It has been a quiet and moving privilege to be accepted by these broken and wounded people who allow me to work alongside them. In doing so, they helped mend some of the broken places in me.

To accompany them in an often titanic battle waged against the demons of madness; People who battled out with me a version of trust to accept me as an Allie in their fight for their right to be whole, coherent and finally, sane.

Posted in Uncategorized | Tagged , , | Leave a comment

As a survivor of narcissistic abuse, I sometimes feel destroyed by a negative comment. How do you tell the difference between healthy and unhealthy criticism?

Mark Maginn
Add Question
As a survivor of narcissistic abuse, I sometimes feel destroyed by a negative comment. How do you tell the difference between healthy and unhealthy criticism?
Mark Maginn
Mark Maginn, Psychotherapist, poet, memoirist, blogger, (2012-present)
Answered just now
I’m pleased you reached out here, Trish.

I think being able to tell the difference between healthy and unhealthy criticism difficult under normal circumstances. But for you, now, after a period of abuse, the distinction between the 2 was probably erased for you by the person responsible for harming you.

Though I’m not sure what you mean by “narcissistic abuse,” I can guess, and on that flimsy platform of an informed( I have treated many people with varying degrees of damage to their normal narcissism) guess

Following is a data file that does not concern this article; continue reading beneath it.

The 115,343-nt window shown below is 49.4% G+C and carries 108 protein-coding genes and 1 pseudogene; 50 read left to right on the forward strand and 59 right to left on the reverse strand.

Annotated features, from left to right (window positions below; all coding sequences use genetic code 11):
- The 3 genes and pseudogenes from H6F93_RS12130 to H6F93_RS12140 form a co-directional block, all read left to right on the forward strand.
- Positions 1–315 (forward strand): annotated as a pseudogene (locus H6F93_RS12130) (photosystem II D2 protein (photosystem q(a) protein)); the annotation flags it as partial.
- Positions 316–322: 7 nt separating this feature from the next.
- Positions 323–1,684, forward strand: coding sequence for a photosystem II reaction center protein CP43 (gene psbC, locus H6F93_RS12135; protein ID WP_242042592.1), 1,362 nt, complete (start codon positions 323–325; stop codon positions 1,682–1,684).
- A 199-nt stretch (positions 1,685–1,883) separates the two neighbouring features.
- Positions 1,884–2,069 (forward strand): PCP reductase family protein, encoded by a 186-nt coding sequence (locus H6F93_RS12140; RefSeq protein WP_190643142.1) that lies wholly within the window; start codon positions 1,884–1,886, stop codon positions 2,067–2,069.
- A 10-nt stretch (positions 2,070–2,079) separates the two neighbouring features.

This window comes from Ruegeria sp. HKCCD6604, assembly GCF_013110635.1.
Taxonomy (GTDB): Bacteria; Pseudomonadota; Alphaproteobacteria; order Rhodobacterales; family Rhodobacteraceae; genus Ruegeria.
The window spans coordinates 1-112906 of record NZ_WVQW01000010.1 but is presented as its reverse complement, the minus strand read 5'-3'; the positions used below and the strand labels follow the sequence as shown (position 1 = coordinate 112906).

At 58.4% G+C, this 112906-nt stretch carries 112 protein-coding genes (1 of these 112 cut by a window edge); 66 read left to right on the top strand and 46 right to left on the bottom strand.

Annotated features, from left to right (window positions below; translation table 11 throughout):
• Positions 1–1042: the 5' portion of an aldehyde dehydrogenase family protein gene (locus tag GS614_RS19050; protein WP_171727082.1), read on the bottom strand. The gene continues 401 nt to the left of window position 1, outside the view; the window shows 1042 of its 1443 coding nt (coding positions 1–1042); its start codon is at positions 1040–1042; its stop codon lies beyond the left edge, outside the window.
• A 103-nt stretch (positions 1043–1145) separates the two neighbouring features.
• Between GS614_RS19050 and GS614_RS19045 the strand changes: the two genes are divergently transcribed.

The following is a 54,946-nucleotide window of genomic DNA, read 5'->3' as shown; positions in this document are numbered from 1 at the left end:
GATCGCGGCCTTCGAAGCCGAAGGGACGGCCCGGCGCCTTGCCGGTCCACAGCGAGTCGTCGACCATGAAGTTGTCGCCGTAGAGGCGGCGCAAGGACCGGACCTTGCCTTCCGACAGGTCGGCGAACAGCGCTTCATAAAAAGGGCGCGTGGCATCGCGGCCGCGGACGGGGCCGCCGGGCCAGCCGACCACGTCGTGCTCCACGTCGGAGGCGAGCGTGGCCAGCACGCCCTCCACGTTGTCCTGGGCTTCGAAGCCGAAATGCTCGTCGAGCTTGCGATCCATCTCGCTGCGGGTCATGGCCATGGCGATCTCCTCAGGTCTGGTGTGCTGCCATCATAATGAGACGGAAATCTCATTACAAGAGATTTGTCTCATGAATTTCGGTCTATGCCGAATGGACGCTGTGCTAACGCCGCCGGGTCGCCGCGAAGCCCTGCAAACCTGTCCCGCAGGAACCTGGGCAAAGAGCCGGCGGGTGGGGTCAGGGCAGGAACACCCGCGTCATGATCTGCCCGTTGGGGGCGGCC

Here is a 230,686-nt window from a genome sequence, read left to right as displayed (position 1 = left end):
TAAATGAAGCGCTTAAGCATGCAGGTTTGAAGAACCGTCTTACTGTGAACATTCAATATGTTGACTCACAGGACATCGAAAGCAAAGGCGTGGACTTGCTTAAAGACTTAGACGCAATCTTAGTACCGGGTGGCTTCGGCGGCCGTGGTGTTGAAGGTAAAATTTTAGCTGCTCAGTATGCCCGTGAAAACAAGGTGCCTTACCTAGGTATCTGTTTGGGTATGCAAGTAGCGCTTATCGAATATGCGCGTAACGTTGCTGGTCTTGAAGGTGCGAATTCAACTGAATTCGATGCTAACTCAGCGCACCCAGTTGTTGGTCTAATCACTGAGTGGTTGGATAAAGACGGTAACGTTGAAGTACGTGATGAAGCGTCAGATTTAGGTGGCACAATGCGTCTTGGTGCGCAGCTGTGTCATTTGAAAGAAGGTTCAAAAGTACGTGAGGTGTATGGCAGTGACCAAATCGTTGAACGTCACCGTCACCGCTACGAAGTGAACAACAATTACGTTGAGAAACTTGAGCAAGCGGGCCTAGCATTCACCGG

Any time any one is abused, their orientation to reality has been damaged and that damage by the perpetrator was inflicted for all manner of horrible motivations but chief among them, & mostly unconscious to the abuser, is the sadistic desire to drive the victim mad. The abuser wants to “fuck” with the victim’s sense and hold on reality. He wants to drive the victim into the veryyyy madness that captured the perpetrator long ago.

This, Trish, is my way of laying the groundwork for writing to you about the possible lingering damage from the abuse. I suspect your abuser was, in part, unconsciously motivated to destroy that part of your healthy narcissism we know as well established self-esteem that allowed you to recognize harmful, deceitful criticism from healthy, and yes, helpful criticism.

That is the damage that comes with possible PTSD resulting from your abuse. It is the aftermath of the abuse that you will, with good help, need to work through. From that work you have regained your confidence and the firm self-regard that will protect you once again from those who wish to harm your self-esteem.

Posted in Uncategorized | Leave a comment

(From Quora) Why is there not more help for those with borderline personality disorder, (BPD)? These people hide their diagnoses. My last girlfriend was diagnosed and screamed in denial after reading this site.

That’s a very timely and pertinent question, Rachel. Mental health services are under attack at the fed, state and local level with many mental health centers shuttered as politicians decide that tax revenue needs to be kicked up to those who need it least.

Working with people with extreme emotional disturbances is difficult: there are huge emotional demands; time demands and pressure from mental health clinics and insurance companies to end the treatment as soon as possible and kick the patient loose.